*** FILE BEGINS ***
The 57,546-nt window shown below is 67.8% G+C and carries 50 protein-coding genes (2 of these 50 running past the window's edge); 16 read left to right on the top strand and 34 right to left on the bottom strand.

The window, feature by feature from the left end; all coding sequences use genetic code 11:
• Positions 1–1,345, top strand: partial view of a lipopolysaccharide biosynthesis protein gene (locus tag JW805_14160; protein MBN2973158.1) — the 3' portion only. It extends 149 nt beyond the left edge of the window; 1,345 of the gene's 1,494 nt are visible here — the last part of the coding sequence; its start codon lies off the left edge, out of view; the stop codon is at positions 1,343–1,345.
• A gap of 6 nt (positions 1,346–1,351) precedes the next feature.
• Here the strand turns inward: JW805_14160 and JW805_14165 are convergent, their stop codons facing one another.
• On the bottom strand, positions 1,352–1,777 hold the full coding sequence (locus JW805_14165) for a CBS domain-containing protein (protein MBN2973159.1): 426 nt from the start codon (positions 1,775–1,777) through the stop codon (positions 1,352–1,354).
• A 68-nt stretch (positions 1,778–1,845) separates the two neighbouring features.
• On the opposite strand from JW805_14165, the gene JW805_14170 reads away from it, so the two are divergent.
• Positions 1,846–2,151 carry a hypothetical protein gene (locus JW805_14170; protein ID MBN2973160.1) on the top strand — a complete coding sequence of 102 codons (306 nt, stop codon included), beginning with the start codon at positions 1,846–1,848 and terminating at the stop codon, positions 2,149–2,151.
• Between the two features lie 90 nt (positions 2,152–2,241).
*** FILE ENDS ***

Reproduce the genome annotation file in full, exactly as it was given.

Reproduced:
The 57,546-nt window shown below is 67.8% G+C and carries 50 protein-coding genes (2 of these 50 running past the window's edge); 16 read left to right on the top strand and 34 right to left on the bottom strand.

The window, feature by feature from the left end; all coding sequences use genetic code 11:
• Positions 1–1,345, top strand: partial view of a lipopolysaccharide biosynthesis protein gene (locus tag JW805_14160; protein MBN2973158.1) — the 3' portion only. It extends 149 nt beyond the left edge of the window; 1,345 of the gene's 1,494 nt are visible here — the last part of the coding sequence; its start codon lies off the left edge, out of view; the stop codon is at positions 1,343–1,345.
• A gap of 6 nt (positions 1,346–1,351) precedes the next feature.
• Here the strand turns inward: JW805_14160 and JW805_14165 are convergent, their stop codons facing one another.
• On the bottom strand, positions 1,352–1,777 hold the full coding sequence (locus JW805_14165) for a CBS domain-containing protein (protein MBN2973159.1): 426 nt from the start codon (positions 1,775–1,777) through the stop codon (positions 1,352–1,354).
• A 68-nt stretch (positions 1,778–1,845) separates the two neighbouring features.
• On the opposite strand from JW805_14165, the gene JW805_14170 reads away from it, so the two are divergent.
• Positions 1,846–2,151 carry a hypothetical protein gene (locus JW805_14170; protein ID MBN2973160.1) on the top strand — a complete coding sequence of 102 codons (306 nt, stop codon included), beginning with the start codon at positions 1,846–1,848 and terminating at the stop codon, positions 2,149–2,151.
• Between the two features lie 90 nt (positions 2,152–2,241).